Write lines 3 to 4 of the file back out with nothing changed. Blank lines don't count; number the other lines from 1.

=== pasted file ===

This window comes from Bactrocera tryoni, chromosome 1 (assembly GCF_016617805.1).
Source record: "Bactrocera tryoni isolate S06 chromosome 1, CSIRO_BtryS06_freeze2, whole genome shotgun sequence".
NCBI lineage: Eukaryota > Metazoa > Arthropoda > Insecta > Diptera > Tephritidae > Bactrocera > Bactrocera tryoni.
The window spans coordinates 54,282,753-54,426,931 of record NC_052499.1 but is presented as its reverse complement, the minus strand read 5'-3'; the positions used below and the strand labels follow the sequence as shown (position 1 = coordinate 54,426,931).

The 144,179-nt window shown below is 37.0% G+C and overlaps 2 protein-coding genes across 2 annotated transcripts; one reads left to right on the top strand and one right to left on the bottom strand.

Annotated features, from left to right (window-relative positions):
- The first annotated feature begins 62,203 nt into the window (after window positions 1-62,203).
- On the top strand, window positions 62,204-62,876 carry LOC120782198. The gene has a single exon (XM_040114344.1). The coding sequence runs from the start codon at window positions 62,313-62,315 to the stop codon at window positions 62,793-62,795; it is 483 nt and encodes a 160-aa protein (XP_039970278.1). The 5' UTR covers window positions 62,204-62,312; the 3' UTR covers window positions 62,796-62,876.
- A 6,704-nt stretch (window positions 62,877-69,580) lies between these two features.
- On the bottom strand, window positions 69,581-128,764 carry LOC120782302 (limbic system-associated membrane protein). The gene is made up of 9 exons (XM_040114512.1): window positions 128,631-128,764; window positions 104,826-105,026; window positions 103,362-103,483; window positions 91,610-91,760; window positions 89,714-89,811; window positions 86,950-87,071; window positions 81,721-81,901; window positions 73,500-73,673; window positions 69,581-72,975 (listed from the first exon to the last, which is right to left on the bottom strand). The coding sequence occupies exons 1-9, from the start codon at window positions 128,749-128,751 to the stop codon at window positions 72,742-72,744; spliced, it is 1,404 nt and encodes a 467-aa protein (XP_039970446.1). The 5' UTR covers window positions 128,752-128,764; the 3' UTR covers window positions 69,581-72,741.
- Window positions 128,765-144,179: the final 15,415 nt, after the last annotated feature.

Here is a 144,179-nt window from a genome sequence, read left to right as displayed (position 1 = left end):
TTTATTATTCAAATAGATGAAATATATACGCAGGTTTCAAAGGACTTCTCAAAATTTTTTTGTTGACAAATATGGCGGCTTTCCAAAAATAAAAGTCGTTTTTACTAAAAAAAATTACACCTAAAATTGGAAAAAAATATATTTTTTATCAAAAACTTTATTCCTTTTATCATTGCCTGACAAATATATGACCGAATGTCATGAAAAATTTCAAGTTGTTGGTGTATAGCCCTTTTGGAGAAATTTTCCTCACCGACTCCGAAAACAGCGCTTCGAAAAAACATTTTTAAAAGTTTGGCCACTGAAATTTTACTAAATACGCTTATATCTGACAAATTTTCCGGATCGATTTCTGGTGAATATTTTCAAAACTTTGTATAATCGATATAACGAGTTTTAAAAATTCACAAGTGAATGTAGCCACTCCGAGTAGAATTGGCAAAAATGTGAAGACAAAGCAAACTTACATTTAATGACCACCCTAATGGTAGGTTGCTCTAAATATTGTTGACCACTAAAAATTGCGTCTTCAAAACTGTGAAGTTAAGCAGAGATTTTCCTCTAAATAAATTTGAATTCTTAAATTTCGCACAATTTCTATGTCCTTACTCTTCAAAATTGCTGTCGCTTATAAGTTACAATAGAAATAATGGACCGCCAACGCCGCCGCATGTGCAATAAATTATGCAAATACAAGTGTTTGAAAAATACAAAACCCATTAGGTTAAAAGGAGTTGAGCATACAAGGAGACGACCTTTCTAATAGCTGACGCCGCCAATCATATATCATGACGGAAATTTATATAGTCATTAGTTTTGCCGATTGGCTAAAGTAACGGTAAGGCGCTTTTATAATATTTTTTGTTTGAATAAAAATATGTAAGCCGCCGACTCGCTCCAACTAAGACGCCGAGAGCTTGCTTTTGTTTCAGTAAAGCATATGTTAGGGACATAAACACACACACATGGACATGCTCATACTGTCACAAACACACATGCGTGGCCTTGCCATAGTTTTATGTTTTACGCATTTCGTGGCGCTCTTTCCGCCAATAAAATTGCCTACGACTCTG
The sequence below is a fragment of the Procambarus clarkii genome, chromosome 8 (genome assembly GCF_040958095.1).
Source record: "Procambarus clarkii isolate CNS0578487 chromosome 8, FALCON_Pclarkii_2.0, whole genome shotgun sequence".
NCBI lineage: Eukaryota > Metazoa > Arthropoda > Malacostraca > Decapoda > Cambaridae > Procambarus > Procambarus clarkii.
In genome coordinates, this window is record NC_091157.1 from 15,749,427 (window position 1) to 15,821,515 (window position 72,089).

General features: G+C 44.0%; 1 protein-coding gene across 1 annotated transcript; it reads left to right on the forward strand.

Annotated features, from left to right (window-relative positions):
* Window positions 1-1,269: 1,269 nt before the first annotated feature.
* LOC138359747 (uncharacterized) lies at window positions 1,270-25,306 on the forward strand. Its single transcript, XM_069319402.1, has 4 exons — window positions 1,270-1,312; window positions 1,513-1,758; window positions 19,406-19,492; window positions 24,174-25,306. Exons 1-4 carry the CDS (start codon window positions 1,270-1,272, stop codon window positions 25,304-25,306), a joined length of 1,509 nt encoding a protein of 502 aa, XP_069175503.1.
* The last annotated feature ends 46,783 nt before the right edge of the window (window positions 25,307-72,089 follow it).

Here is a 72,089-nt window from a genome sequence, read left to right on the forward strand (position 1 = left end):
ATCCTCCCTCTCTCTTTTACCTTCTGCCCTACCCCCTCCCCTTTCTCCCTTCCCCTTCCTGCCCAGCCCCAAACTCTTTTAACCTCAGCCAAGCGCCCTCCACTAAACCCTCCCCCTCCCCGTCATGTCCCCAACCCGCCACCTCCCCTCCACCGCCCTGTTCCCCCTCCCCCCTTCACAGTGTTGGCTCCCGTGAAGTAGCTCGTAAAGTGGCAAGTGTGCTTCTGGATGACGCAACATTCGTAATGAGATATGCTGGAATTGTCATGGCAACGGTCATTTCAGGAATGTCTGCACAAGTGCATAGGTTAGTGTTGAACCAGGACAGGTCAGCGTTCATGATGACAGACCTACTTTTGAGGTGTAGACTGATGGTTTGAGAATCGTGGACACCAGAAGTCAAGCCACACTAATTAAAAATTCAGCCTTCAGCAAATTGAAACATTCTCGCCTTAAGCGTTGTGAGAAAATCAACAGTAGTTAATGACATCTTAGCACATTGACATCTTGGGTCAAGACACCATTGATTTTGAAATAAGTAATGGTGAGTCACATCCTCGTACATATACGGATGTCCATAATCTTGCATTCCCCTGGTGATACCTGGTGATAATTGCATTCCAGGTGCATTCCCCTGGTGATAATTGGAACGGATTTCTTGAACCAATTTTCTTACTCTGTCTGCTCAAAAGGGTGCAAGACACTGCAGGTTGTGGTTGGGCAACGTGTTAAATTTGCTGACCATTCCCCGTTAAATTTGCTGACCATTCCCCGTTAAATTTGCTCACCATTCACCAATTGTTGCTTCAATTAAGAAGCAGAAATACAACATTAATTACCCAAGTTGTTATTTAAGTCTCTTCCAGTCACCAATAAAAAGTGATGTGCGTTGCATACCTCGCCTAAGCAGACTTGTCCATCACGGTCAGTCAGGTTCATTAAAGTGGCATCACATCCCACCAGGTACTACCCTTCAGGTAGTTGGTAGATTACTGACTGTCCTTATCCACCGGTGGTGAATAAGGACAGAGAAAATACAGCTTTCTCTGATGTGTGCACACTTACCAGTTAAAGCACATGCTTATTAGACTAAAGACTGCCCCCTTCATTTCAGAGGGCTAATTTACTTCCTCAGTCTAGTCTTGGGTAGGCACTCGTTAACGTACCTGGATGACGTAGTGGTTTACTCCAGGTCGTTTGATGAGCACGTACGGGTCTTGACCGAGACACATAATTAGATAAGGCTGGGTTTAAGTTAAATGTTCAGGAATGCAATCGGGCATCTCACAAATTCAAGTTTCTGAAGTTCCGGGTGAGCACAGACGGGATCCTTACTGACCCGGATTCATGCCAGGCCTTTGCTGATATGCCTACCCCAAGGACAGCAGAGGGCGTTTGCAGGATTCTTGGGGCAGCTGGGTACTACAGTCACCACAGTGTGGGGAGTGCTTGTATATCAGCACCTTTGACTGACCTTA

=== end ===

NCBI lineage: Eukaryota > Metazoa > Arthropoda > Insecta > Diptera > Tephritidae > Bactrocera > Bactrocera tryoni.
The window spans coordinates 54,282,753-54,426,931 of record NC_052499.1 but is presented as its reverse complement, the minus strand read 5'-3'; the positions used below and the strand labels follow the sequence as shown (position 1 = coordinate 54,426,931).